• Strategic interventions: circular economy strategy obligation, statutory targets (consumption reduction, reuse and recycling) and the establishment of circular economy public body.
  • Reduce and reuse: measures to ban the destruction of unsold durable goods, environmental charging for single-use items and mandatory reporting of waste and surplus.
  • Recycling: strengthening approach to household recycling collection, the role of targets to support recycling performance, the Duty of Care for households, incentivising waste reduction and recycling (households) and business recycling collecting zoning.
  • Littering and improving enforcement: new penalty for littering from vehicles and seizure of vehicles.

These Bill proposals support the development of a Waste Route Map which was consulted on at the same time. Through adopting a whole-system approach, the Scottish Government has highlighted that, even though progress was being made in all areas, there was still a significant challenge to achieve Scotland’s waste and recycling targets. Therefore, key actions needed to maximise progress whilst specifically identifying how the waste and resources sector will contribute towards meeting Scotland’s net zero ambitions were laid out in the text, setting a clear direction for the next five to ten years.

1.2 The Consultation

1.2.1 The process

The consultation opened on 30th May 2022 and closed on 22nd August 2022 with some special exceptions due to specific circumstances. The consultation documents are available on the Scottish Government’s website, and respondents were required to answer the consultation by completing an online form on the consultation platform, Citizen Space. If for any reasons they were unable to respond online, respondents were required to send their response and the Respondent Information Form (RIF) to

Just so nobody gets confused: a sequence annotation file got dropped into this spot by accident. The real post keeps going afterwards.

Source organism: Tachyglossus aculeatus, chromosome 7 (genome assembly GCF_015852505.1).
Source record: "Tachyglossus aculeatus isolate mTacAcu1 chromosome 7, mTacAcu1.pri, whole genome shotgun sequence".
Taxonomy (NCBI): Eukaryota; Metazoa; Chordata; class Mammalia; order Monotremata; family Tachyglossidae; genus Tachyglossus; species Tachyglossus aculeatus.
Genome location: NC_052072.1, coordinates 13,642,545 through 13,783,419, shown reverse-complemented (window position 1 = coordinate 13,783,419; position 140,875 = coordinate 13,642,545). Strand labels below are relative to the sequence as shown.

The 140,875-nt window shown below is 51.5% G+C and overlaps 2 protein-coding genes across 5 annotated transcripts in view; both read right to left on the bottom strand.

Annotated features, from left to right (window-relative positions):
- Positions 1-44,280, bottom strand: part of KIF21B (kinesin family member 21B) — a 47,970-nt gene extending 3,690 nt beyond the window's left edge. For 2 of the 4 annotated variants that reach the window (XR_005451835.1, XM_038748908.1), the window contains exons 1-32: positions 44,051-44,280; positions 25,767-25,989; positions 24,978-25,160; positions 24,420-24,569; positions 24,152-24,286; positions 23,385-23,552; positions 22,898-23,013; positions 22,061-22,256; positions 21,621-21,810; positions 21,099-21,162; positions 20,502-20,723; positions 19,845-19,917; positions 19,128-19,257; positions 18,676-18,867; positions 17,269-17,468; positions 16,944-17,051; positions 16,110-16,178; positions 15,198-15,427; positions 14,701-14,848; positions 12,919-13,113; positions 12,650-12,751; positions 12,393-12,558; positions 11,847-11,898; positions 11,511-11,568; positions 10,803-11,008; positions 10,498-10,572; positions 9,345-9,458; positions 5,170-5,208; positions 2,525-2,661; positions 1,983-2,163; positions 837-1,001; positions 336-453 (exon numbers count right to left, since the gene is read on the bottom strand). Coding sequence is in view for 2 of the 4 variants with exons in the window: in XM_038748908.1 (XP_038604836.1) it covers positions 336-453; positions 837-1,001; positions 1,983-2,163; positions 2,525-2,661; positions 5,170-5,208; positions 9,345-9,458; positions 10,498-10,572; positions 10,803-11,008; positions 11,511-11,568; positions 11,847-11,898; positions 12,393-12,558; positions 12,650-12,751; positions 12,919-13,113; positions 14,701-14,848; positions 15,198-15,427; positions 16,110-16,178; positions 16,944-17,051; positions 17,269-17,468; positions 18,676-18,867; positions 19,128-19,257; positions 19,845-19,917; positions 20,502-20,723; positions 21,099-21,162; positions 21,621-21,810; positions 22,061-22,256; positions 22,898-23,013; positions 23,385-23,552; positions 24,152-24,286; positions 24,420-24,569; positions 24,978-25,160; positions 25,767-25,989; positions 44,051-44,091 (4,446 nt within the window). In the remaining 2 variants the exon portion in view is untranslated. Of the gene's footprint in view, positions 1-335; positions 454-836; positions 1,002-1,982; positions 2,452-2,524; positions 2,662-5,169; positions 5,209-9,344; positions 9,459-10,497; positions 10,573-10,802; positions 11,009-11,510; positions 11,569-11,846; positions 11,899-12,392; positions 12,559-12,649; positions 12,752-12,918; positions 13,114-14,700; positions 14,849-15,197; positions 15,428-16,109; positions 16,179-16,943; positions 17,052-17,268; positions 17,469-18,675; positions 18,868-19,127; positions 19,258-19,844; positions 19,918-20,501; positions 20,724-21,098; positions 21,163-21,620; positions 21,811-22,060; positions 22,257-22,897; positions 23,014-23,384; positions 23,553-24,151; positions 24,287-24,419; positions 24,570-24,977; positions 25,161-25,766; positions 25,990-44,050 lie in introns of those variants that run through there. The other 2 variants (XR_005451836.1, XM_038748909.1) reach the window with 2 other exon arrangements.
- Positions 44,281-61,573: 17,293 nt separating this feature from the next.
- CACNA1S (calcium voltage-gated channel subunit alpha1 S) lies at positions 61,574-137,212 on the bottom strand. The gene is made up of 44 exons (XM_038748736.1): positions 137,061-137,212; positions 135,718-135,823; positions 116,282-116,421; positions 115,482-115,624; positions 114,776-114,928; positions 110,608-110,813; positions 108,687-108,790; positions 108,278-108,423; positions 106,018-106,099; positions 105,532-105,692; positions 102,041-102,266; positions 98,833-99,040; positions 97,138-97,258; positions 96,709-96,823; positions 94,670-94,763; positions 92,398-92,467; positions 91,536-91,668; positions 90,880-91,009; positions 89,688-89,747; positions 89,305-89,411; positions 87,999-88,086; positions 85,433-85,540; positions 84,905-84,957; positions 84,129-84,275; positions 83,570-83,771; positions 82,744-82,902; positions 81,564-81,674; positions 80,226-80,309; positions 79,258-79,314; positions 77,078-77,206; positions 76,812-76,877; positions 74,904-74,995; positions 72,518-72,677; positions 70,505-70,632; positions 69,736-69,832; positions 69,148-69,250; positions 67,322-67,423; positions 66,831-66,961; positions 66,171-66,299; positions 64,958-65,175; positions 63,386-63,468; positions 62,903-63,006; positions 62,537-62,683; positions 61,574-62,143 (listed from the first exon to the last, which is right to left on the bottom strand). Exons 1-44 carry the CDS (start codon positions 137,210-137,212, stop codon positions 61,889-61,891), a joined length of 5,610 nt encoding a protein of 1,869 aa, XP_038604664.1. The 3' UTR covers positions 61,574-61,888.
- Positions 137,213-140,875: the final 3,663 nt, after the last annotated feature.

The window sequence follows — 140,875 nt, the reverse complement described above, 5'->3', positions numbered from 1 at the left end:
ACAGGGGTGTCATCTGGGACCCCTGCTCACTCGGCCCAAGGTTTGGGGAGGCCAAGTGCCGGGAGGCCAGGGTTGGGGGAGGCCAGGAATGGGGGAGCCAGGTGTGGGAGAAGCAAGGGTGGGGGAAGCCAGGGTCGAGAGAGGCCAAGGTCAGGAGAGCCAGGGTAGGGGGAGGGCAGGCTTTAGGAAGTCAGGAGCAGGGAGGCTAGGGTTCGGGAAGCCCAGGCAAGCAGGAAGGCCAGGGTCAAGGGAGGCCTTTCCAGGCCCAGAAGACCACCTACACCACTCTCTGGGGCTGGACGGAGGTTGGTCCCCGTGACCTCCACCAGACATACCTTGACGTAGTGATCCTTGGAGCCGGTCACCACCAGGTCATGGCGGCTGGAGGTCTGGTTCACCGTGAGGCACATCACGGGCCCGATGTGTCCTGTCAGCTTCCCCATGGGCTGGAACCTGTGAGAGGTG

1.2.2 The questions

The consultation asked 40 questions, broken down as follows:

  • Eight closed questions inviting “Yes”, “No” and “Neither agree nor disagree” responses.
  • 32 opened questions inviting free text responses with no words limit.

33 of the questions were grouped per proposal (13 proposals in total), themselves grouped under four themes (Strategic Interventions, Reduce and Reuse, Recycle and Littering and Improving Enforcement). Six questions were impact assessments (Equality, Business and regulation, Children’s Rights and Wellbeing, Islands Communities, Fairer Scotland Duty and Environment) and one question was opened for any other comments. The questions are available in Appendix 1 – Consultation Questions.

1.3 This Report

Ricardo was commissioned by the Scottish Government, on behalf of the Scottish Ministers, to undertake the analysis of responses to the public consultation “Delivering Scotland’s circular economy: a consultation on proposals for a Circular Economy Bill”. The overall aim of this report is to provide a robust analysis on the responses to the consultation to inform the Circular Economy Bill, which will be laid in Parliament during this parliamentary term.

The analysis of the responses is a collation of the key feedback from respondents, both of their extended answers and also clear analysis of the response rates for the closed questions in a concise and detailed manner.